This course is designed to give students a thorough introduction to early (pre-221 BCE) Chinese thought, its contemporary implications, and the role of religion in human well-being. Important themes to be discussed include the ideal of wu-wei or “effortless action,” the paradox of how one can consciously try not to try, mindfulness techniques and self-cultivation, models of the self and society, rationality versus emotions, trust and human cooperation, and the structure and impact of different spiritual and political ideals.
This period of Chinese history witnessed the formation of all of the major indigenous schools of Chinese thought (Confucianism, Daoism, Mohism and Legalism), which in turn had an impact on the development of East Asian cultural history that is still felt today. We will also explore parallels with Western philosophical and religious traditions, the relevance of early Chinese thought for contemporary debates in ethics, moral education, and political philosophy, and the manner in which early Chinese models of the self anticipate recent developments in the evolutionary and cognitive sciences.
This course provides a full university semester’s worth of material broken into two parts. Each part of the course will last 5 weeks, with a week-long break in between. For each part, there will be four weeks worth of new material. The fifth week will be reserved for review and completion of the final exam.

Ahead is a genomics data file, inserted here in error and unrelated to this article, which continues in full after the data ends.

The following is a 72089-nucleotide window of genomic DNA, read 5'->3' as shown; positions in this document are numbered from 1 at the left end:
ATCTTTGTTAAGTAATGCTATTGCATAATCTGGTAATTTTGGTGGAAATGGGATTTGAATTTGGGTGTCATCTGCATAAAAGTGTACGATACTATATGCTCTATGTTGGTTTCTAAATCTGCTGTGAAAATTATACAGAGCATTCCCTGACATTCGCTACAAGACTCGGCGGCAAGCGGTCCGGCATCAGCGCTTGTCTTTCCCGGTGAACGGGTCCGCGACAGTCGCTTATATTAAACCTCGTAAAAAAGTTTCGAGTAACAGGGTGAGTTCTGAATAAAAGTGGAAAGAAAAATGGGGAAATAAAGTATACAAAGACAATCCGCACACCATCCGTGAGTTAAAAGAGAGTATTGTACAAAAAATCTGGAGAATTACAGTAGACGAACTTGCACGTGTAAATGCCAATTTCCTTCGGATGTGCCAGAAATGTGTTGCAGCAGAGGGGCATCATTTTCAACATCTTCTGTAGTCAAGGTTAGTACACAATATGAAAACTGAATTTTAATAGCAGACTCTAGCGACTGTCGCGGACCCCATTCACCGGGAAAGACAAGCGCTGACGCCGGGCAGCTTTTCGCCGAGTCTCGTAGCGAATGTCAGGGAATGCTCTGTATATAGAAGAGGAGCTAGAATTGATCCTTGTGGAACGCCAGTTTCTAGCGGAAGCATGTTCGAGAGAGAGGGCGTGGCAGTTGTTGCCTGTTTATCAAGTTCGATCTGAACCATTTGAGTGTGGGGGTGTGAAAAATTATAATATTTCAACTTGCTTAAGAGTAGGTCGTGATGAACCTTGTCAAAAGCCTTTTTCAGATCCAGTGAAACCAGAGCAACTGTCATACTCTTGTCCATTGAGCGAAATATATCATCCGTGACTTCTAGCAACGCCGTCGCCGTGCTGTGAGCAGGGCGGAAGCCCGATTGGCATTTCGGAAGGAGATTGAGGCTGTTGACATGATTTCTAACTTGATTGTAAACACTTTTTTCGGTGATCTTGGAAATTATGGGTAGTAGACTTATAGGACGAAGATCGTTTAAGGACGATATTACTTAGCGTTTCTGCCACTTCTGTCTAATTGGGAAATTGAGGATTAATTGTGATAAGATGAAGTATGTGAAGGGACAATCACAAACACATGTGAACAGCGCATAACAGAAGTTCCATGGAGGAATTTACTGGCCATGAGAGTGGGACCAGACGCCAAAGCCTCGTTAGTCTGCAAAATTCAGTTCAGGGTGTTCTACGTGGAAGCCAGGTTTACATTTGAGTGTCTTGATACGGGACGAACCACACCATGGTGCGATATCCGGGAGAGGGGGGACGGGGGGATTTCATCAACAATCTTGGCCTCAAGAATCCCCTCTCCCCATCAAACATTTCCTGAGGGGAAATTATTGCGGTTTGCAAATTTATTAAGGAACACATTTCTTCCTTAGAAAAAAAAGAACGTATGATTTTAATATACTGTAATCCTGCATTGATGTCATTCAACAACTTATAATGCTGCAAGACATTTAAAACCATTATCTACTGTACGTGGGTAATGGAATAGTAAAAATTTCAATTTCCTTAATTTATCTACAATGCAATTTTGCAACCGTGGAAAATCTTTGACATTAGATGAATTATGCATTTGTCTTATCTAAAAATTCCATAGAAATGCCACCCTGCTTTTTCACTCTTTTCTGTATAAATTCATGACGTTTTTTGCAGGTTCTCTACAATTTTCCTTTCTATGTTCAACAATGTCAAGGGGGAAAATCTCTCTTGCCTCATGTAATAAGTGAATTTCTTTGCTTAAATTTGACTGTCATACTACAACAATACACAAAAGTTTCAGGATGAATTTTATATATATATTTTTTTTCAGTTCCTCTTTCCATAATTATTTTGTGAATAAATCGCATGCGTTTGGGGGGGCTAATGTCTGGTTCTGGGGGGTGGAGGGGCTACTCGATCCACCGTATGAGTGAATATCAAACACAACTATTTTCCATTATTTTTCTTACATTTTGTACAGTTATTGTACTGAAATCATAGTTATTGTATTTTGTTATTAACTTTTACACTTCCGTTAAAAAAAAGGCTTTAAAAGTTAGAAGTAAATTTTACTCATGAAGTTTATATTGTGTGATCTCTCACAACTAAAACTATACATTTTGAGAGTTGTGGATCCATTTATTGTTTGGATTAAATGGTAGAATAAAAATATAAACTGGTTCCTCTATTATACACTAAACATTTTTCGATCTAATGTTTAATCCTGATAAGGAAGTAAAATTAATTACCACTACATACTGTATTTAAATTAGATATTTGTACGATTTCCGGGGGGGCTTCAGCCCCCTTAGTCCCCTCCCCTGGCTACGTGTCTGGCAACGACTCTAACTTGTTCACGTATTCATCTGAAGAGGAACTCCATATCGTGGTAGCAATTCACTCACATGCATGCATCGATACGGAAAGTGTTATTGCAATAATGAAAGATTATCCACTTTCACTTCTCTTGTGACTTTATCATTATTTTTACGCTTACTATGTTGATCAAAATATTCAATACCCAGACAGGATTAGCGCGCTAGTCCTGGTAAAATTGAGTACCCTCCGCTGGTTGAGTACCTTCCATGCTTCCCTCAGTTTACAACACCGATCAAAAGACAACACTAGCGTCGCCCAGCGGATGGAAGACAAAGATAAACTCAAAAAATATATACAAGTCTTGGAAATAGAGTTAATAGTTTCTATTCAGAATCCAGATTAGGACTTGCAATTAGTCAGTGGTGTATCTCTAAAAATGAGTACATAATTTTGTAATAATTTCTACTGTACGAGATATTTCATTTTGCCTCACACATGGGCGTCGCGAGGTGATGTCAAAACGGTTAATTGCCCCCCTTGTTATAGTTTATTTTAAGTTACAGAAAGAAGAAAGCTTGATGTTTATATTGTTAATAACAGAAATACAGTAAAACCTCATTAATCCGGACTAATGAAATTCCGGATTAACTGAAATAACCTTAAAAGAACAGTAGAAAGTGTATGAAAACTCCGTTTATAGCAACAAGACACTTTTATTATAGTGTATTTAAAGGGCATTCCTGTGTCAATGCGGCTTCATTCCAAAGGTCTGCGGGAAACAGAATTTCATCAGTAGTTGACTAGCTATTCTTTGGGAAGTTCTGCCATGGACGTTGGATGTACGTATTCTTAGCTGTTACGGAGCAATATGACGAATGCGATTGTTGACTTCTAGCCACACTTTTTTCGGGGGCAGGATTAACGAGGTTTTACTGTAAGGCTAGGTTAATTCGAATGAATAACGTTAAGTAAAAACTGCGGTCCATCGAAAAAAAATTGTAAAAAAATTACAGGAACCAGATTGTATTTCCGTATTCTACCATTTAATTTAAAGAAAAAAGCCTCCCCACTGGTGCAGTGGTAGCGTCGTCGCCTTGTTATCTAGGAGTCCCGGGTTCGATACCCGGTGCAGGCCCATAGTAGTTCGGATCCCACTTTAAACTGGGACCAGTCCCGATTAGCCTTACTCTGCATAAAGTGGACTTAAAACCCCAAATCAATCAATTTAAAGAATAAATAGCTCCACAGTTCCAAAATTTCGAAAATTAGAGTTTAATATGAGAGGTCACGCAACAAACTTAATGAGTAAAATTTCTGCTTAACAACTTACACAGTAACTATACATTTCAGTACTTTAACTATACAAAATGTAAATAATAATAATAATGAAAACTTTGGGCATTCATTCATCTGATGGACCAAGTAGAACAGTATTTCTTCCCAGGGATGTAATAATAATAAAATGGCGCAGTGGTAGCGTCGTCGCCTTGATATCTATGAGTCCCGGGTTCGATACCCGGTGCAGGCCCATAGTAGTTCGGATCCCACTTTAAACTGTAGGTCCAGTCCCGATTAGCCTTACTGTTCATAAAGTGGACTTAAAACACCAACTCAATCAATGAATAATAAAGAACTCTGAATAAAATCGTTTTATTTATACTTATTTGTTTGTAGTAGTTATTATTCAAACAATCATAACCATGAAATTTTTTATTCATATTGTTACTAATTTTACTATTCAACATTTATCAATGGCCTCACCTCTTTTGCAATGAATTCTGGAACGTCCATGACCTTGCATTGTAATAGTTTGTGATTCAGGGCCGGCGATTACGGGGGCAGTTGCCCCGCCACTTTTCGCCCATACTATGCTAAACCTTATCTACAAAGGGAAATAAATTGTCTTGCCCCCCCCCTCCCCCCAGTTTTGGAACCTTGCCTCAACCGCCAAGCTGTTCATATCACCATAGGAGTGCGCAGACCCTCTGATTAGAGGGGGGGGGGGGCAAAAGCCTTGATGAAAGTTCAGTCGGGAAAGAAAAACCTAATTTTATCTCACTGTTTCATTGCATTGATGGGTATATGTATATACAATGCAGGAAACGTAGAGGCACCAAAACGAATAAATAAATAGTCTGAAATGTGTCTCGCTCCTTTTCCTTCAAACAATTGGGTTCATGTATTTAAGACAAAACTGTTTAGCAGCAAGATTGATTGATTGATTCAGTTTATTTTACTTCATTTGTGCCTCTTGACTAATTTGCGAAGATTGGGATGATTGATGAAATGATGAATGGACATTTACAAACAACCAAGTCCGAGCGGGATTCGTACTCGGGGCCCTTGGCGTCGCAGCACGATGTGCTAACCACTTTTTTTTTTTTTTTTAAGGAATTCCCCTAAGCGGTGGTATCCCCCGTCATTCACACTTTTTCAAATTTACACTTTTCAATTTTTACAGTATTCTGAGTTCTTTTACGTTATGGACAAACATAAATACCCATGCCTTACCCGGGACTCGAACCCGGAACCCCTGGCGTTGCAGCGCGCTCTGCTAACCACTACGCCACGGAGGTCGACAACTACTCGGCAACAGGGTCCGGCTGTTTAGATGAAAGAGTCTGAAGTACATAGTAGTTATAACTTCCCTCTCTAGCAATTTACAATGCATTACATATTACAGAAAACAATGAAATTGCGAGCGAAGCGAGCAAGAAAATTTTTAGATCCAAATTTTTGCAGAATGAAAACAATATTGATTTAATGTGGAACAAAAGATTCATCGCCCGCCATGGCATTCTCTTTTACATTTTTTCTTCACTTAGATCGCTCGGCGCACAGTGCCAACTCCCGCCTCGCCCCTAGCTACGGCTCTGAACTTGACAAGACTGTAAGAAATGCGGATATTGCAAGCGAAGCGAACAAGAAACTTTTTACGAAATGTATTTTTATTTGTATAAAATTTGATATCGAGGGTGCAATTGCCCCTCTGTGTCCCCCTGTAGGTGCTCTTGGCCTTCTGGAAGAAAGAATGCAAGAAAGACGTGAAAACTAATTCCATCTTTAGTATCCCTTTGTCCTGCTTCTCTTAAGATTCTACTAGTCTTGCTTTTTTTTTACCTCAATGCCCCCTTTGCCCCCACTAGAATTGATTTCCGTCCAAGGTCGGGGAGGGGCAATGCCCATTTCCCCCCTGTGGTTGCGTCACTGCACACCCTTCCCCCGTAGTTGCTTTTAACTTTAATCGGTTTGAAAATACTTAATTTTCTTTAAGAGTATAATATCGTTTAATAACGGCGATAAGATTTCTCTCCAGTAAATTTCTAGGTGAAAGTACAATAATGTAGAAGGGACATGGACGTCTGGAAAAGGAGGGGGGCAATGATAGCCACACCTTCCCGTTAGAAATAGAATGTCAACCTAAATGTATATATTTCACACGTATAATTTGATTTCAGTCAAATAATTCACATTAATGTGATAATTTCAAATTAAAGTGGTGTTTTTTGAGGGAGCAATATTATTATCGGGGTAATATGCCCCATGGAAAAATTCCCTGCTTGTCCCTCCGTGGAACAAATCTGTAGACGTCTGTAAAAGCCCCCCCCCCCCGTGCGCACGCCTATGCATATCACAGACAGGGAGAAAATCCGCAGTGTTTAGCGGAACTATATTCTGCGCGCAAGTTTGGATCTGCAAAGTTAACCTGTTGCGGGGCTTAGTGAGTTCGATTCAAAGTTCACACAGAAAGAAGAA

Part 1 introduces the basic philosophical, religious and scientific concepts that will be drawn upon throughout the course, and then goes on to cover early Shang and Zhou religious thought, the Analects of Confucius, the Daodejing (a Daoist text attributed to Laozi), the utilitarian thinker Mozi, the newly discovered and very exciting Guodian texts, and the momentous philosophical changes that occurred in the mid Warring States period.
What you'll learn:
- An empirically-grounded framework for studying other cultures and cultural history
- The origins of early Chinese culture and religion
- Early Confucianism, Daoism and Mohism
- The mid-Warring States “language crisis” and “physiological turn”
- How to analyze philosophical and religious arguments and debates
- Alternative models of ethics, the self, and the individual-society relationship
- The universality and contemporary relevance of basic ethical dilemmas
- The power of spontaneity, and the tensions involved in attaining it
- Religion or spirituality and the role of meaning in human well-being